NACS/J3400’s Support For 277V Charging Is A Huge Deal and Here’s Why

Most single household homes in America have 240V electrical energy readily available for charging, but unusually adequate most of our offices, hotels, schools, churches, and even bigger multi-tenant structures do not have 240V offered which's precisely why the SAE J3400 charging standard (NACS) supports 277V charging. By supporting 277V in addition to 240V (and 208V), the brand-new charge adapter will permit much faster charging at work and it'll make those workplace "chargers" cheaper and quicker to set up. It's a high voltage win-win-win with simply one small problem: No one but Tesla supports it at this time. Join me as I dive into J3400 and say why I believe 277V charging is more crucial than DC quickly charging.

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24 responses to “NACS/J3400’s Support For 277V Charging Is A Huge Deal and Here’s Why”

  1. @EVBuyersGuide Avatar

    You can bet that as soon as we can get our hands on a 277V NACS EVSE, we’re going to install one! My guess is that we might see one from Tesla soonish, but that’s just a guess…

    1. @olemissjim Avatar

      Tesla wall connectors ALREADY support 277v and I believe all Model3/Y and most s/x support 277

    2. @BrianCairns Avatar

      ​@@olemissjim277 volt support was always iffy on Tesla vehicles. The older wall connector supported it officially, but the on board charger has over voltage protection that trips just a bit higher than 277V, so it can be flaky if your voltage is even slightly high. As far as I know, the newer Tesla wall connectors don’t officially support 277V.

      Hopefully this changes with official support in NACS.

  2. @AdamJakowenko Avatar

    Love the use of a Mac SE/30 to demonstrate what uses a 120v plug 👍😆. I loved this video, thought it was really helpful as someone who understands EVs and the basics of charging but am by no means an electrician

    1. @EVBuyersGuide Avatar

      I should have used a shotgun mike to add in the floppy disk noises LOL

  3. @feiyulu Avatar

    Great information as always!

  4. @douglasmontgomery6315 Avatar

    Nice rundown..thanks

  5. @NickTimakondu Avatar

    Highlight of my day is Alex validating my nerd credentials by sticking with the video. Very informative and useful, thanks!

    1. @EVBuyersGuide Avatar

      Yay for power nerds!

  6. @laloajuria4678 Avatar

    this was excellent. great work. agree, hope it can help expand lvl 2 which is sorely needed literally everywhere!

  7. @ArtemDanilov Avatar


  8. @TheTravelingTank Avatar

    THIS is why I watch Alex on autos. No other car journalist would think about, let alone make a 14 minute video about a topic that (while somewhat niche for this platform) is such a big deal in the real world. Love the detail you go into as well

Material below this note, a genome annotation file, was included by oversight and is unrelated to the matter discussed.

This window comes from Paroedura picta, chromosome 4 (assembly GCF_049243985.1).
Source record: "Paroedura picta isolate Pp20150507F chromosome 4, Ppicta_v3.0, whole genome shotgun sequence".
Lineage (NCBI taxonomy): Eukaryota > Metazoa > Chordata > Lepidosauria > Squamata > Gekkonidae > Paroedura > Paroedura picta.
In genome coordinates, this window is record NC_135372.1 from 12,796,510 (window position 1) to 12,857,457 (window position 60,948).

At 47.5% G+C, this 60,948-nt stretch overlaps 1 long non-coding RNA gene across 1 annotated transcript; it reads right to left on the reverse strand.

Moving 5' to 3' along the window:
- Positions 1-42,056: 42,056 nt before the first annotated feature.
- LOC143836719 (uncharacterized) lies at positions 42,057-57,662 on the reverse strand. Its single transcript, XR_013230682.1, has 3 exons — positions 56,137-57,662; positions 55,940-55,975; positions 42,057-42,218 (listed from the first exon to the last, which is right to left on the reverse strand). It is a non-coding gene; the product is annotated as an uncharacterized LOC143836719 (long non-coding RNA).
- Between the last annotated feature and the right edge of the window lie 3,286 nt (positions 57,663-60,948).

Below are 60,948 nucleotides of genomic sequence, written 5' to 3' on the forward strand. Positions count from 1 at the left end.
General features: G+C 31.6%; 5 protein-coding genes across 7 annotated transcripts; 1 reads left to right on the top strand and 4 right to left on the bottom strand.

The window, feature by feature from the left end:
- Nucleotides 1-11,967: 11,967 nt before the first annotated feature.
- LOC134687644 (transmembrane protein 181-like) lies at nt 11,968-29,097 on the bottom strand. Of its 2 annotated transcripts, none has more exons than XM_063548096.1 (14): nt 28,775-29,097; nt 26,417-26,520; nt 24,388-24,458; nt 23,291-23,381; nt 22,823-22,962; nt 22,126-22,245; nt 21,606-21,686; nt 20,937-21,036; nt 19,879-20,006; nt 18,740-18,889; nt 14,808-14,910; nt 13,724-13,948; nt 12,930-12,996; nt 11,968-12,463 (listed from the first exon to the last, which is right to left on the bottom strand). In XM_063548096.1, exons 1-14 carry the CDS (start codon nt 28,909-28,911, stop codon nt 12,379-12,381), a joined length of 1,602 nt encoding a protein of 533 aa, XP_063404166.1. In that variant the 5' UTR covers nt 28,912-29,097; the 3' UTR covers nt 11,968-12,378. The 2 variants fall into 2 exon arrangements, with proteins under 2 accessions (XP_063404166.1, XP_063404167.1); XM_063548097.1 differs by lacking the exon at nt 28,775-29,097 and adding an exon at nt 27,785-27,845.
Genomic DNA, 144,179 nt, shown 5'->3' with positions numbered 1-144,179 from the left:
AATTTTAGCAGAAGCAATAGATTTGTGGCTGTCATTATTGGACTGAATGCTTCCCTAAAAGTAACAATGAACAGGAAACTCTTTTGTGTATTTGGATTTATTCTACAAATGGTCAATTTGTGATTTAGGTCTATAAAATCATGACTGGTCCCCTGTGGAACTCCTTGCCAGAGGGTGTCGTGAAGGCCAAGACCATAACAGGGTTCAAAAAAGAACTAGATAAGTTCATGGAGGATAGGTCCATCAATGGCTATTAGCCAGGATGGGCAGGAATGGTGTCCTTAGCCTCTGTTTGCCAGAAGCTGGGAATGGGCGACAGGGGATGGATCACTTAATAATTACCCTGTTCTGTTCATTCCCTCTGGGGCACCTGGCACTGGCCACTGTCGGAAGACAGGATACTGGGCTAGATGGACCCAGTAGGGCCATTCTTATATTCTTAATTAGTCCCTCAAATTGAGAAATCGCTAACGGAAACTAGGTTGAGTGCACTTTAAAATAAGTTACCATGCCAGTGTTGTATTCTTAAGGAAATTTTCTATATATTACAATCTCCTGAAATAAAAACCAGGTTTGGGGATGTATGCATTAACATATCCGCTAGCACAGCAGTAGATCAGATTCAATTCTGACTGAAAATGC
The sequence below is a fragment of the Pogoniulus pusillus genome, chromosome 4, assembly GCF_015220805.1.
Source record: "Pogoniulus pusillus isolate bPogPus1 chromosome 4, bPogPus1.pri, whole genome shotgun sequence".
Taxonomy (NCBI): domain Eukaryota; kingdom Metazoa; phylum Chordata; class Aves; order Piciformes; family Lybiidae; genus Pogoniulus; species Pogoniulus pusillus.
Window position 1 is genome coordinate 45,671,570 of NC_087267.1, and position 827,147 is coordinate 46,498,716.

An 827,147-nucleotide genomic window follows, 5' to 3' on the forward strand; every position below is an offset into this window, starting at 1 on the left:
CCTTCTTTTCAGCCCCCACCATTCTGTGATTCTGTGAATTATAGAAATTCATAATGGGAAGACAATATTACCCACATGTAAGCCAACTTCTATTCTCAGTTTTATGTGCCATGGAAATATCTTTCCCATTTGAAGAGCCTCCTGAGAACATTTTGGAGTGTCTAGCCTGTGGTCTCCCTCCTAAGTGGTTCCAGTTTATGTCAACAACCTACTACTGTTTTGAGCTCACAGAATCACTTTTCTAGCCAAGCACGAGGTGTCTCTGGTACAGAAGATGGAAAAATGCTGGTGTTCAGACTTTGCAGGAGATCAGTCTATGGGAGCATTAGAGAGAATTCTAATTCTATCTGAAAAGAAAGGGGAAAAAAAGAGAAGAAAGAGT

9. @mattrigby9724 Avatar

    You remain the best at razor sharp accurate facts. Thank you for being such a power nerd.

  10. @_CarlosA Avatar

    This was great information! Great work!

  11. @MLHunt Avatar

    Very useful. I’ve been peripherally involved with electrical service in my work for years and this was a good explanation of how American electrical service works and the differences between residential and electrical service. I don’t think it was too deep into the weeds at all.

  12. @xchichard Avatar

    I rarely post comments, but I really wish you were my Circuits professor when I took that class all those years ago, Alex. This was great, thank you for this explanation.

  13. @AndrewMackoul Avatar

    Was not expecting an electrical engineering crash course in this video. Nice job!

  14. @FuncleChuck Avatar

    I really appreciate that final point about why a “Global” connector is not only never going to happen, it’s just a bad idea. We have totally different power systems in the US vs Europe, and what works best for the US would be awful in EU. A “universal” charging connector would be massive and wasteful.

  15. @HollowVortex81 Avatar

    Love the deep dive. Do more like this!!!

  16. @rik999 Avatar

    Excellent presentation, very educational and definitely not too deep. As someone who has cross shopped home and restaurant cooking appliances for my kitchen I’ve encountered the 208/240V conundrum. Glad to have the power differences explained so clearly.

  17. @geekdomo Avatar

    Thanks for covering this Alex, Power Geek here.

  18. @chrisdsouza8685 Avatar

    Extremely informative and helpful 👍

  19. @grandpabill7525 Avatar

    I now understand why 3 phase provides 208v instead of 240v. It’s been explained to me before but now I finally understand.

  20. @BrianCairns Avatar

    11:54 I suspect the other big hold up is the fact that NACS shares the same pins for AC and DC charging. This means that either the on board charger needs to tolerate 400 or 800 volts DC (as Tesla does), or you need additional contactors to disconnect the on board charger for fast charging.

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